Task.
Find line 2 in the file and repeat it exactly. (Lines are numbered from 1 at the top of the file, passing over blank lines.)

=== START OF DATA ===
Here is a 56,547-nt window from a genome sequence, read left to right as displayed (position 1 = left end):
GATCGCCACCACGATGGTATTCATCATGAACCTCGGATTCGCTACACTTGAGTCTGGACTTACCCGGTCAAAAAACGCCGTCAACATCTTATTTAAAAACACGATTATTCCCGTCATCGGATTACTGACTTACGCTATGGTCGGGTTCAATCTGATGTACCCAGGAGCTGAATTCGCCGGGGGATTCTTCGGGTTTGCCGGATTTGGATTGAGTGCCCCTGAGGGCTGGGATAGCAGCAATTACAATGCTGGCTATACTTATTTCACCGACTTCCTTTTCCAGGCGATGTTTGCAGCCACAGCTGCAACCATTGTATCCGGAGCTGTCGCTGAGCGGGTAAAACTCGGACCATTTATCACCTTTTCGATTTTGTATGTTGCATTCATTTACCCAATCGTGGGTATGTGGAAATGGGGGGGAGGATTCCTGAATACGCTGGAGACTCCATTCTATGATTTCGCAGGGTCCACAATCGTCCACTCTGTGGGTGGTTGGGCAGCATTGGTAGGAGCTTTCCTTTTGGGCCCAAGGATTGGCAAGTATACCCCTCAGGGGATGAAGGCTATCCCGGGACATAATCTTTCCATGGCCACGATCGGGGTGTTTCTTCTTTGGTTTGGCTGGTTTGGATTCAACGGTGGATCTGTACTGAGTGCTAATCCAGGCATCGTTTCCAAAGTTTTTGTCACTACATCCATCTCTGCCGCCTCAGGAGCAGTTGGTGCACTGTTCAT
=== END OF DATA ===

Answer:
GATCGCCACCACGATGGTATTCATCATGAACCTCGGATTCGCTACACTTGAGTCTGGACTTACCCGGTCAAAAAACGCCGTCAACATCTTATTTAAAAACACGATTATTCCCGTCATCGGATTACTGACTTACGCTATGGTCGGGTTCAATCTGATGTACCCAGGAGCTGAATTCGCCGGGGGATTCTTCGGGTTTGCCGGATTTGGATTGAGTGCCCCTGAGGGCTGGGATAGCAGCAATTACAATGCTGGCTATACTTATTTCACCGACTTCCTTTTCCAGGCGATGTTTGCAGCCACAGCTGCAACCATTGTATCCGGAGCTGTCGCTGAGCGGGTAAAACTCGGACCATTTATCACCTTTTCGATTTTGTATGTTGCATTCATTTACCCAATCGTGGGTATGTGGAAATGGGGGGGAGGATTCCTGAATACGCTGGAGACTCCATTCTATGATTTCGCAGGGTCCACAATCGTCCACTCTGTGGGTGGTTGGGCAGCATTGGTAGGAGCTTTCCTTTTGGGCCCAAGGATTGGCAAGTATACCCCTCAGGGGATGAAGGCTATCCCGGGACATAATCTTTCCATGGCCACGATCGGGGTGTTTCTTCTTTGGTTTGGCTGGTTTGGATTCAACGGTGGATCTGTACTGAGTGCTAATCCAGGCATCGTTTCCAAAGTTTTTGTCACTACATCCATCTCTGCCGCCTCAGGAGCAGTTGGTGCACTGTTCAT